How to Cut Your Sugar Intake


Trying to eat less sugar is difficult, and not just because we like it so much. Sure, it’s hard to give up something that tastes so good, but what really makes eating less sugar so tough is the fact that it’s nearly impossible to avoid it.

Sugar in Foods – the Sugar You Don’t See

Unless you are a fanatic about reading ingredients labels, there’s a good chance that you’re eating sugar you didn’t even know about and in places where you wouldn’t expect to find it. I’ll bet you didn’t think a serving of pasta sauce could contain nearly 5 teaspoons of sugar, or that 80% of the calories in ketchup come from sugar. Once you start looking at ingredients lists, you’ll find sugar in everything from soups to salad dressings.

5 Tips for Cutting Your Sugar Intake

Read Nutrition Labels.
This is really the first step in reducing your sugar intake for a couple reasons. Sugar comes in many forms, so you’ll want to read your ingredients list carefully for words other than just “sugar.” Sucrose, glucose, dextrose, lactose, maltose, brown rice syrup, fruit juice concentrate, maltodextrin, corn syrup, molasses are just some of the many forms of sugar added to foods. On the flip side, be aware of those sugars that naturally occur in foods. The lactose in milk and the fructose in fruit, for example, will show up on the nutrition facts panel as “sugar” even though no sugar is added. The nutrition facts panel on a package of frozen, unsweetened strawberries might list 10 grams of sugar per serving, but that’s just the natural fructose in the fruit. Check the ingredients list to be sure, which in this case should just say, “strawberries.”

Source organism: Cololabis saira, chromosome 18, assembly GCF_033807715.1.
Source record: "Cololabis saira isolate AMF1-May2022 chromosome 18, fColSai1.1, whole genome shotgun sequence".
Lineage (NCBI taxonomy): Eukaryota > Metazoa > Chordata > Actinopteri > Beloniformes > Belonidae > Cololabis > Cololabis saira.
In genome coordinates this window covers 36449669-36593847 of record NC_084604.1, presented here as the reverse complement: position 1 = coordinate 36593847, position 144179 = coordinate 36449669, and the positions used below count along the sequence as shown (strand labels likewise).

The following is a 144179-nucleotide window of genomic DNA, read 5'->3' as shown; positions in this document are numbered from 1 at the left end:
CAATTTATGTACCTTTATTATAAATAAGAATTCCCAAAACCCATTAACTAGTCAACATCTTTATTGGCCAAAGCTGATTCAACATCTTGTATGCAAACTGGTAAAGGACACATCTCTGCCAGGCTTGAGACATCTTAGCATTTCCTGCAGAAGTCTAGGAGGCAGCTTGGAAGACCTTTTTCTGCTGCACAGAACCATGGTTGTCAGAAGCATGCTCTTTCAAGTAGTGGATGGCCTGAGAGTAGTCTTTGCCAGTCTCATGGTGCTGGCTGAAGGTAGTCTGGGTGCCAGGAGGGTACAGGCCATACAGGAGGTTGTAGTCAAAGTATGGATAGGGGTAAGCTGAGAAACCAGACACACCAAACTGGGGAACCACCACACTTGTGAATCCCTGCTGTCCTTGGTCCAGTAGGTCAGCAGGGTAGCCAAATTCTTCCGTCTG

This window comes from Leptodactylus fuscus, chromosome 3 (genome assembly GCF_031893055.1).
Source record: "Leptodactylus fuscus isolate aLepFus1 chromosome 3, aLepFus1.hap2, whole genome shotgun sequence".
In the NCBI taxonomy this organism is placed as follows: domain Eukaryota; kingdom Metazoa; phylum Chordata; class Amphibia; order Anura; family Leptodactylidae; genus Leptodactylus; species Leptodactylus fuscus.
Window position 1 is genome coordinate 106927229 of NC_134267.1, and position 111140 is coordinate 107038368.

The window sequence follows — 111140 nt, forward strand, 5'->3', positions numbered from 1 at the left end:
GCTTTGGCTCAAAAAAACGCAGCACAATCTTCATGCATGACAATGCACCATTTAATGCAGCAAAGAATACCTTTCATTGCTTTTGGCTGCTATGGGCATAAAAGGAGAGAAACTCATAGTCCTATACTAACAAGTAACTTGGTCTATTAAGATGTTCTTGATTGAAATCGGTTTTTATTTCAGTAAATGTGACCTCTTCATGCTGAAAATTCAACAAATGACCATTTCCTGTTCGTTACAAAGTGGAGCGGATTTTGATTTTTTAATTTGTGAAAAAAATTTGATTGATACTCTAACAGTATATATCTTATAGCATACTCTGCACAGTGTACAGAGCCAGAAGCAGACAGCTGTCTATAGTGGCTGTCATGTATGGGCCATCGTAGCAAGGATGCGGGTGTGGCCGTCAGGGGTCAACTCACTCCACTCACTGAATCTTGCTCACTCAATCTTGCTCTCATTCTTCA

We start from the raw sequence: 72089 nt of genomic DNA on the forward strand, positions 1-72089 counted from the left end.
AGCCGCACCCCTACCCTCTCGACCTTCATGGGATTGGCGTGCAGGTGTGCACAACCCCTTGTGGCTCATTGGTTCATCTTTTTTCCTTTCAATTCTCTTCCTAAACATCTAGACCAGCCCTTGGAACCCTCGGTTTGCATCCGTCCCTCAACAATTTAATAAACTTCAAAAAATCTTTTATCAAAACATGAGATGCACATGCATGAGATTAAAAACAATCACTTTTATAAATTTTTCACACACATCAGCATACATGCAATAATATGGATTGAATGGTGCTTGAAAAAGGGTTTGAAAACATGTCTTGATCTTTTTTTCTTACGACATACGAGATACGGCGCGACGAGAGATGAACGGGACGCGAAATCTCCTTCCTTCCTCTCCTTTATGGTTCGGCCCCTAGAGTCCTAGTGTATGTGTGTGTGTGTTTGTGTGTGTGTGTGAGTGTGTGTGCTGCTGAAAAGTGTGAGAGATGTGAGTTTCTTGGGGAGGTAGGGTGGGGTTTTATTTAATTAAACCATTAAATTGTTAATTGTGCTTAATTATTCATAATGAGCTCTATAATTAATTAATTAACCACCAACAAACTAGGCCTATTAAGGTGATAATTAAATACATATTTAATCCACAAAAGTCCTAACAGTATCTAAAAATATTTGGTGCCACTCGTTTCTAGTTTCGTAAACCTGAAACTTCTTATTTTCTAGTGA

Sweeten foods yourself.
Many foods that come pre-sweetened, like cereals, yoghurt, salad dressings or ‘alternative’ milks (rice, hemp, soy, etc.), have surprising amounts of sugar. Vanilla flavored rice, hemp or soy milks can have more than 3 teaspoons of added sugar in a 240ml cup. Some varieties of instant oatmeal have more than a tablespoon of added sugar, which comes in a very tiny packet - and who eats just one? Some single-serve yoghurts pack 30 grams (7 ½ teaspoons) of sugar. Even if you add your own sugar to these foods, you can certainly get by with less. To cut sugar even further, try sweetening cereal with a sliced banana or a handful of berries. And here’s another trick: try dropping a whole date or a few raisins and a few drops of vanilla extract into your carton of unsweetened milk alternative. It adds lots of flavor with just a trace of sugar.

Enjoy naturally sweet flavors.
Your taste buds may be so over-saturated with sugar that you’ve lost your appreciation for foods that are naturally sweet. Fruits are an obvious substitute for sugary desserts. But sweet spices like cinnamon, nutmeg or clove can add sweet notes to fruits, cereals or yogurt in place of sugar.

Cut back on liquid sugar.
It’s an obvious suggestion, I know. But when you consider that half the population consumes a sugary drink on any given day, or that 25% of adults take in 200 calories a day from sugary beverages, it’s a suggestion worth repeating. Curb your intake of soft drinks, sweetened coffee and tea drinks, and fruity drinks like lemonade. Instead, try flavorful teas, or add some citrus peel or a slice of fruit to your water for a calorie-free beverage.